- Do you find yourself in shock or disbelief over a death or other loss?
- Are your days seemingly surreal, filled with tears, anger, or even freakish or unexplainable relief?
- Does it seem that you get angry over “little” things?
- Do you find yourself snapping at others for no apparent reason?
- Does it seem you are very sensitive when you hear about other people who are experiencing loss?
Perhaps you have experienced a significant change in your relationships. For example, a friend moved away (or you moved) and it is difficult making new friends. Maybe you have gone through a separation or divorce while experiencing various intense feelings. Further, it may be the loss of a job, health, or a dear pet that affects your mood. Also, you may work long hours, try to avoid others, or find yourself asking “why” questions about the loss.
We have seen many times with our clients who have experienced grief at many different levels for various reasons. Many times they know that grief is real but not sure what is happening to them let alone how to handle these extraordinary thoughts, feelings, and behavior. You may ask “why” am I feeling this way? Why is it taking so long to “get over this”?
If you find yourself stuck, lost, confused, disillusioned, afraid, stressed out over the loss, we are here to help. Yes, there is hope in getting through what you are experiencing in your grief. You are not alone at this time in your life.
It is our passion, privilege, and honor…
to empathize, listen, comfort, and walk alongside you as you express yourself in the process of grief counseling. Your story, your struggles, your hurts, the effects of a relationship on you are all worth being heard. Together with a trained counselor you can regain peace, balance, hope, and direction.
You may wonder why you need grief counseling since grieving is just part of life. On the other hand, you wonder if you are a little “crazy” or “off your rocker” for feeling the way you do. Perhaps you are wondering how you are ever going to get through this malaise of grief. Let’s take a look at these concerns.
Loss is Just a Part of Life, Right?
Although loss at various degrees is part of the human experience with some of these losses easy to dismiss and forget, we realize other losses are far more difficult. While loss is common to us as humans, it affects each of us differently. Grief is connected many times to loss and the outcome of the loss may vary significantly based on the loss, circumstances around the loss, the impact of the loss on you, the connection you had with what has changed or who is gone. Losing your keys or losing a game generally will have a much different impact on you compared to a loss of a job, health, friendship, break up of a long-term relationship, marriage through divorce, or the passing away of a friend or family member.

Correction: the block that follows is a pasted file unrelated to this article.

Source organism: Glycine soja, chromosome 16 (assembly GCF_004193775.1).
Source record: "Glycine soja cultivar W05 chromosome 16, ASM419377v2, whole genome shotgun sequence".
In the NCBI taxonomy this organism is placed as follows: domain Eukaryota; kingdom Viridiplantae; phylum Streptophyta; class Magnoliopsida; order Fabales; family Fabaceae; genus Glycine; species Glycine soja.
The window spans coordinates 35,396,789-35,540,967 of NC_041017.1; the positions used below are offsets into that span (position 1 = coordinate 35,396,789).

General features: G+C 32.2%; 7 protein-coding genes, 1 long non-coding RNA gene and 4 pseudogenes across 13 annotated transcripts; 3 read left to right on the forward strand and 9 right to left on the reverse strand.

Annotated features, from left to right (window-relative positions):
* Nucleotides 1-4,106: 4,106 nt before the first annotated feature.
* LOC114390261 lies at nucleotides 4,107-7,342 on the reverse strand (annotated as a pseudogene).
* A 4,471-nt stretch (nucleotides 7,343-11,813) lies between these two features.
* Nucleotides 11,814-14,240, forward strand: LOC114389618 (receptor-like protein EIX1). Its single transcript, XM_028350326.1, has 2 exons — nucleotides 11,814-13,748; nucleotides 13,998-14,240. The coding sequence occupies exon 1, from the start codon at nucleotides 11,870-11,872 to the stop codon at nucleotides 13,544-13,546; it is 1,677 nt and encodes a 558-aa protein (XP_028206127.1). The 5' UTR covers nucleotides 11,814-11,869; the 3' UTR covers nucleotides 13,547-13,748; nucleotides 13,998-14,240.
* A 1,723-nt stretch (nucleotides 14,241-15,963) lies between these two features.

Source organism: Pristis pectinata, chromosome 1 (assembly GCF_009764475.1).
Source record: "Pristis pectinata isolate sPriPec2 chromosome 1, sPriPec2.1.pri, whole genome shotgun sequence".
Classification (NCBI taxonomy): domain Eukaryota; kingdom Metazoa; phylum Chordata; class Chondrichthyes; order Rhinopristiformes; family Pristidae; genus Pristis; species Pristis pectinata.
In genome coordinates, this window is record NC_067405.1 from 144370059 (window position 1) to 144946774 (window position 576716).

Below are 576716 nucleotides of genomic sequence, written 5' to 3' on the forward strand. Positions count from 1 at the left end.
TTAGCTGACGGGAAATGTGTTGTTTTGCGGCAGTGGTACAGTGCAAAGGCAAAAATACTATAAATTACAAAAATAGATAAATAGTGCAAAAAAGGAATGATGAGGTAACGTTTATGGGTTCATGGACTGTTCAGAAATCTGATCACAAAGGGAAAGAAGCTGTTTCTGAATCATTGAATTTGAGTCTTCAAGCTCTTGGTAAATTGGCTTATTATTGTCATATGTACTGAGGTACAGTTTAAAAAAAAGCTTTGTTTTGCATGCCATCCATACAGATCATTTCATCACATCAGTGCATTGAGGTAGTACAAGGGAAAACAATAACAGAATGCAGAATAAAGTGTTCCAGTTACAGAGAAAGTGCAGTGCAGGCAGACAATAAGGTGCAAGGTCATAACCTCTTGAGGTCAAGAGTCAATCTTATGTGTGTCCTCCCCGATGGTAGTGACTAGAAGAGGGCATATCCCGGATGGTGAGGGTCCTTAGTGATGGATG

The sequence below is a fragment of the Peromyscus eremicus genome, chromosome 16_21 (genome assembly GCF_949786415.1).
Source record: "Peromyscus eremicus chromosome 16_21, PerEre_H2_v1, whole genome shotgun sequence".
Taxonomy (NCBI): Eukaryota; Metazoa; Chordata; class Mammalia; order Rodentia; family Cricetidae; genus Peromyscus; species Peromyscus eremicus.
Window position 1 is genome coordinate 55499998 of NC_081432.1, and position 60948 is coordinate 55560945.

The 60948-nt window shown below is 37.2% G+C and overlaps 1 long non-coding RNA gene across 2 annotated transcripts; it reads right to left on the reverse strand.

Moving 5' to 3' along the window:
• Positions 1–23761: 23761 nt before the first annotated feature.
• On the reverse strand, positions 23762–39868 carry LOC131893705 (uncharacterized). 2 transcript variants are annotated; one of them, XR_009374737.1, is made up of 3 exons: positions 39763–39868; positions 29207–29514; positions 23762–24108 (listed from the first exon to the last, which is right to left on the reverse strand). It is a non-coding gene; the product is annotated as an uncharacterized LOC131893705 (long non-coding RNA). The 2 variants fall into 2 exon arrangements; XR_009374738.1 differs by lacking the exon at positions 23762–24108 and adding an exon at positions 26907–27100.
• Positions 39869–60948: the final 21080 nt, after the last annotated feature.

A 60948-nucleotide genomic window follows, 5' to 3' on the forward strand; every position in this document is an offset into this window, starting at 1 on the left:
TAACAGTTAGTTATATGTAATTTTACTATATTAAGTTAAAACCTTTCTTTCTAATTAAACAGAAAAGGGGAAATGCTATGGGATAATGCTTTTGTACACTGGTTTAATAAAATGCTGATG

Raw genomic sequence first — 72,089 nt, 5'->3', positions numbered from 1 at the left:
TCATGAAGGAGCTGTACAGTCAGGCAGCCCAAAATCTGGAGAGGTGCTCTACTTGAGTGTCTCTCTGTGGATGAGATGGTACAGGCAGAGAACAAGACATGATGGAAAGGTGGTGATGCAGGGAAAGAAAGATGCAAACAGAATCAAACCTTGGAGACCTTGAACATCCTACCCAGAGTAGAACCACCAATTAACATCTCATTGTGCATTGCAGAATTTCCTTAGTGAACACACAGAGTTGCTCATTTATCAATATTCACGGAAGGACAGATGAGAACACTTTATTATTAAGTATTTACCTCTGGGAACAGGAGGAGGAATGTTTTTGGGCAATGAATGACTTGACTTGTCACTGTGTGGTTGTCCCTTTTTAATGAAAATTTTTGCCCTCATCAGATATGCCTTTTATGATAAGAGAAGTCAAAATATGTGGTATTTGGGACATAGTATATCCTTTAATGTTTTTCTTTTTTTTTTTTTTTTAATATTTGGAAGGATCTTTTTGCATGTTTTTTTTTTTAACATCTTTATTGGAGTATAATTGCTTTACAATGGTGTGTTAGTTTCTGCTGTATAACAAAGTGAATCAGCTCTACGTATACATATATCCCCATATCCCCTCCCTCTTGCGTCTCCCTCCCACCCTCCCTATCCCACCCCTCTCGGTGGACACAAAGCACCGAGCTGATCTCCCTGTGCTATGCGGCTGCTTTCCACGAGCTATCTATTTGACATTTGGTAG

Isn’t All Loss Perceived the Same Way?
Loss may be attributed to what value we place on the loss as well as our attachment to it. Further, it may affect each person differently based on one’s relationship to that which was lost. An example may be when you lose a spouse or partner to death, you mourn their loss, struggle to find comfort from others, attempt to go on without him/her, feel sad, anxious, overwhelmed, angry, distressed, and other such responses. Others who knew the deceased or you may come and comfort you with notes, online posts, letters, cards, flowers, and a visit with you at the funeral or memorial service.
However, if you have gone through a divorce, you may find a different response within yourself and varying responses from others. You may receive a few consoling notes, but no memorial service, maybe a phone call or two, and probably a lot of silence. Others may misunderstand or ignore your pain and distress or you may find yourself distancing yourself from others.
How Am I Going to Get Over This?
In the time of grief, this is one of the most common questions addressed in counseling. Whether implied or directly asked, clients want to know how long they will be going through grief. Also, they need to know will the pain ever go away. The anguish of loss is difficult to explain and is different for each person and situation. However, we recognize there is a process